Cliff Owen • Associated Press ,
Israel, Hagel and the politics of the extreme
- Article by: JASON LEWIS
- March 2, 2013 - 4:40 PM
How is it that a cabinet nominee who once renounced his country, threw away his war medals and has been a reliably liberal vote in the U.S. Senate gets broad Republican support and thus breezes to confirmation as secretary of state — while a former GOP senator from Nebraska with two purple hearts from Vietnam and endorsements from an array of national-security officials gets sidetracked by his own party?
Yes, one might think that John Kerry, the Democrat from Massachusetts, would run into more trouble from Lindsey Graham, John McCain and James Inhofe than Chuck Hagel would. Then again, one might think that in the midst of fiscal insolvency, Senate Republicans would not be so fixated on another military adventure in the Middle East.
The problem for Hagel was — and is — that he’s fed up with war. Avoiding more needless American bloodshed is paramount for the decorated vet, and that has driven a wedge between Hagel and his GOP colleagues.
To be sure, the nominee was considered something of an apostate for supporting President Obama in 2008, and he sometimes (as his hearings demonstrated) shoots before he aims. But if Hagel’s willingness to talk with Iran was the deal-breaker, what to make of the fact that Truman talked with Stalin, Nixon with Mao and Reagan with Gorbachev?
Well, can we be honest? It was Chuck Hagel’s criticism of the “Jewish lobby” that required for the first time in history 60 votes to confirm a defense secretary. Had Hagel not uttered, “I am a United States senator, not an Israeli senator,” he’d have been easily ensconced as defense secretary in early February.
Which is not to say past statements aren’t fair game for any constituency. But by any objective standard, well-financed groups — such as the American Israel Public Affairs Committee (AIPAC), with more than 100,000 members — wield considerable influence in Washington, especially with Republicans.
Unfortunately, when it comes to Israel, the discourse too often breaks down between extremes. It is a false choice pitting the idiocy of the “Holocaust-denying Jewish banker conspiracy type” against an “Israel can do no wrong” crowd that deals in charges of anti-Semitism the way Al Sharpton deals in racism.
In fact, there’s a much more vibrant and open debate on Israeli policy in Tel Aviv than there is in Washington. Benjamin Netanyahu, the hawkish prime minister, has now been forced to join hands with dovish rivals to form a coalition that may jump-start negotiations with the Palestinians.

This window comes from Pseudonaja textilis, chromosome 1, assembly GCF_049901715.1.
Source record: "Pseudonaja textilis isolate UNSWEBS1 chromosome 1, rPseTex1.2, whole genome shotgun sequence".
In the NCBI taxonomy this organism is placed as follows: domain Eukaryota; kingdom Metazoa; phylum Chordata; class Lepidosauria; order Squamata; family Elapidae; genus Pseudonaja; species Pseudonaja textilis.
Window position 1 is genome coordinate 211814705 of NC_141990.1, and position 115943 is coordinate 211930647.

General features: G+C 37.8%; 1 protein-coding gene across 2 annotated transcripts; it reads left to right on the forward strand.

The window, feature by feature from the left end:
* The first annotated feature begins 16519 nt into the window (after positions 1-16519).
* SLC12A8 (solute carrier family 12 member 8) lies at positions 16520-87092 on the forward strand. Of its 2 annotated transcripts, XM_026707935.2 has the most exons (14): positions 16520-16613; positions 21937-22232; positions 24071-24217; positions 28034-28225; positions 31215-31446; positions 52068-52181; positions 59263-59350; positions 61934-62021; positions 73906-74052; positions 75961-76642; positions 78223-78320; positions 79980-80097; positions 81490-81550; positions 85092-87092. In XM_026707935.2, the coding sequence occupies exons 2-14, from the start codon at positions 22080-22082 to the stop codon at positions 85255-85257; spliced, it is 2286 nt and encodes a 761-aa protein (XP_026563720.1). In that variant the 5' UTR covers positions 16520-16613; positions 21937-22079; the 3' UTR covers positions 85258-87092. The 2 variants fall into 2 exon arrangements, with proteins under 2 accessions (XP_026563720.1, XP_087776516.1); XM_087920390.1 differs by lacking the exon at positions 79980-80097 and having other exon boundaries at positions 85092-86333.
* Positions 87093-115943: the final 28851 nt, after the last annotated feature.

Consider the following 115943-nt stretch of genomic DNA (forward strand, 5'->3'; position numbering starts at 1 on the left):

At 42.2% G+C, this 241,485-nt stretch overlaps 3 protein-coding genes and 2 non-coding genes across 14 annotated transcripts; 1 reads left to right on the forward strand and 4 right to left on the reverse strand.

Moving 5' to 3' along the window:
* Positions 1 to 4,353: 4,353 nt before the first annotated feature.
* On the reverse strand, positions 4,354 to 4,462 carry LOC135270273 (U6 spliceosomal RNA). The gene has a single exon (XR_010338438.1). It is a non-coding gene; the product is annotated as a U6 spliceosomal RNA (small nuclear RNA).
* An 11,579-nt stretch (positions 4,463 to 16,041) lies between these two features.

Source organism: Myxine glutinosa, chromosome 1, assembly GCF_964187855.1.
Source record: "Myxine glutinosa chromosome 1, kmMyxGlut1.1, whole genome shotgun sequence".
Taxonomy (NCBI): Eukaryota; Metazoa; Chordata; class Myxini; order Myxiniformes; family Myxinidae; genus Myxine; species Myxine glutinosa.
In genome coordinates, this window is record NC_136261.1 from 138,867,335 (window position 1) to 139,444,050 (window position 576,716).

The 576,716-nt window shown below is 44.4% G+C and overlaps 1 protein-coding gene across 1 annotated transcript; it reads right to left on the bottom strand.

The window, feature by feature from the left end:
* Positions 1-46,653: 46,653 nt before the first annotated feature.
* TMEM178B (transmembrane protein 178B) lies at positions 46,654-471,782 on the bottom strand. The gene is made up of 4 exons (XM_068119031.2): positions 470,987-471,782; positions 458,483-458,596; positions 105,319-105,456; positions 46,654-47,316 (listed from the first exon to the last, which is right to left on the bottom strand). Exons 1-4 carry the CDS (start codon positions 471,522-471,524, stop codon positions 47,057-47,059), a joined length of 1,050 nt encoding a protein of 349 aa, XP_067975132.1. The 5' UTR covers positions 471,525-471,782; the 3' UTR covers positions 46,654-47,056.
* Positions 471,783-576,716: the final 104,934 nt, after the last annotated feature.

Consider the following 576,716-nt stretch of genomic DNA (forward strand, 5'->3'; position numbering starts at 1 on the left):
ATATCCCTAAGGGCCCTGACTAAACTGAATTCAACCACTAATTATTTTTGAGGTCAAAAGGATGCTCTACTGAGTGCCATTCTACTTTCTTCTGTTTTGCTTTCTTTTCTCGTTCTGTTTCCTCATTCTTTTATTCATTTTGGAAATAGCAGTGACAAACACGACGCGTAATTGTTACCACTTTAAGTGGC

In a perfect world, the Palestinians would immediately give up any right of return to “Israel proper” in exchange for a halt to all settlements on the West Bank. But any talk of “1967 borders” is a nonstarter for Hagel-hating hard-liners, even though Mahmoud Abbas is no Yasser Arafat and the Palestinian president has already dismissed the idea of 5 million Arab refugees reclaiming property in what is now Israel.
Besides, Israel has little choice but to move on a two-state solution. Keeping control of the “occupied territories” is demographically impossible for the Jewish state. As Col. Uri Dromi, former director of the Israel Democracy Institute, once said, “Either we give the Palestinians equal rights, in which case, Israel ceases to be Jewish, or we don’t, in which case, Israel ceases to be democratic. The only way for Israel to remain both Jewish and democratic is for it to pull out of the territories.”
The clarion call of the Israeli homeland has always been “never again.” Likewise, America has long prided itself as a safe haven for the victims of political persecution worldwide. But the United States can ill afford to establish military tripwires around the globe — in Asia, in Europe, in the Middle East. As Henry Kissinger famously proclaimed, “America has no permanent friends or enemies, only interests.”
And you don’t enhance our national security by financing an empire with borrowed money — the costs in blood and treasure are just too great.
Jason Lewis is a nationally syndicated talk-show host based in Minneapolis-St. Paul and the author of “Power Divided is Power Checked: The Argument for States’ Rights” from Bascom Hill Publishing. He can be heard locally from 5 to 8 p.m. on NewsTalk Radio, 1130-AM, and at jasonlewisshow.com.
© 2013 Star Tribune